Blaming Video Games Is Taking The Easy Way Out

On Monday, Illinois Gov. Rod Blagojevich signed into law a bill that makes it illegal for anyone in the state to sell or rent to anyone under the age of 18 video games containing graphic depictions of violence.At first blush, this sort of measure appears to protect the state's children, a noble effort.Games like "Grand Theft Auto: San Andreas" clearly are offensive, and any reasonable parent would not let his or her child play the game. On the other hand, we live in a society saturated with real-life violence, and that is a lot more difficult to stop.Rather than addressing actual criminal activity, legislators in Illinois have taken the easy way out and played the media blame game. They have adopted a feel-good approach that attacks fictional and fantasy images of violence in media products, instead of dealing with actual crime.The new Illinois law and a similar measure proposed last week at the federal level by Sen. Hillary Rodham Clinton, D-N.Y., amount to flawed attempts to create a false sense of security at the expense of the constitutional rights of the creators and users of video games.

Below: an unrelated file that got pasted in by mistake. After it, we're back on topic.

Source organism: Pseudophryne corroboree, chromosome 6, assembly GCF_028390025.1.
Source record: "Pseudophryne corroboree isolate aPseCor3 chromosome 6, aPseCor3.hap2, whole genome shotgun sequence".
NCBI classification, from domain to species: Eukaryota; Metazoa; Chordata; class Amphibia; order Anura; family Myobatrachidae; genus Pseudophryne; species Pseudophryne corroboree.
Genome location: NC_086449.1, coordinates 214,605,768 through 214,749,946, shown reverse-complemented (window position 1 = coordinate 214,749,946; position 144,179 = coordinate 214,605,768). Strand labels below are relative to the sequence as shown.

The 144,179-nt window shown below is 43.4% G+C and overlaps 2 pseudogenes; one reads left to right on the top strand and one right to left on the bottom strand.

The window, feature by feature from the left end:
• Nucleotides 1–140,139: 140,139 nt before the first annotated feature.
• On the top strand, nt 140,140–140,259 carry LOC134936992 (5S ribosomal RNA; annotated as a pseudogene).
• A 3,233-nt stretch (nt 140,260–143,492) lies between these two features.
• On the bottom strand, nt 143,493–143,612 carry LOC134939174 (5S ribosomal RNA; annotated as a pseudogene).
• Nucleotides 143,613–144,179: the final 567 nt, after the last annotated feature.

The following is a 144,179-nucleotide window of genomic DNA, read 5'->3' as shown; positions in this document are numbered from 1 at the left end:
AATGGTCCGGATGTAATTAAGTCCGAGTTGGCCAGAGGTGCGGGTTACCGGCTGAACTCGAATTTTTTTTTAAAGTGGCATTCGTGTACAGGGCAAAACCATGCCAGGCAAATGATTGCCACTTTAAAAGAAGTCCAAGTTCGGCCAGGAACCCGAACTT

What is even more troubling than lawmakers seeking headlines on a controversial issue is that they have enacted this measure against a backdrop of settled constitutional law invalidating similar bills elsewhere. Every law restricting violent video games has met with the same fate: struck down as unconstitutional by a federal court.As Chicago-based Judge Richard Posner of the U.S. Court of Appeals, Seventh Circuit the federal appellate court with jurisdiction in Illinois made clear in a case striking down an Indianapolis ordinance, the interactive nature of games does not make them any less deserving of First Amendment protection.All "literature (here broadly defined to include movies, television and other photographic media) is interactive; the better it is, the more interactive," Posner observed. Legislators know that they would face certain peril if they tried to ban books, movies or television programs, so instead they take on a new technology and try to convince their constituents that graphic depictions of violence in a interactive format somehow makes it more harmful to minors.But virtually all laws to restrict the First Amendment rights of citizens in this country must demonstrate that the government has a compelling interest that would be served by barring certain content. Provable harm to children would satisfy that burden, but no such evidence exists.That's one reason why measures like the one signed by Gov. Blagojevich have failed when challenged in court. Federal courts have adopted Judge Posner's reasoning in striking down similar laws in those jurisdictions. Gang members don't commit drive-by shootings because they played a video game, and school kids don't shoot others because they played a video game. Hundreds of thousands of kids play video games, and the overwhelming majority of them never assault or otherwise harm anyone.The problems of young people who do are extremely complex, and the politicians surely know this. Gov. Blagojevich and the Illinois legislature share the responsibility for enacting measures that violate the Constitution, but the citizens of Illinois will share the expense of defending these invalid measures as inevitable court challenges move forward.- St. Louis Post-Dispatch

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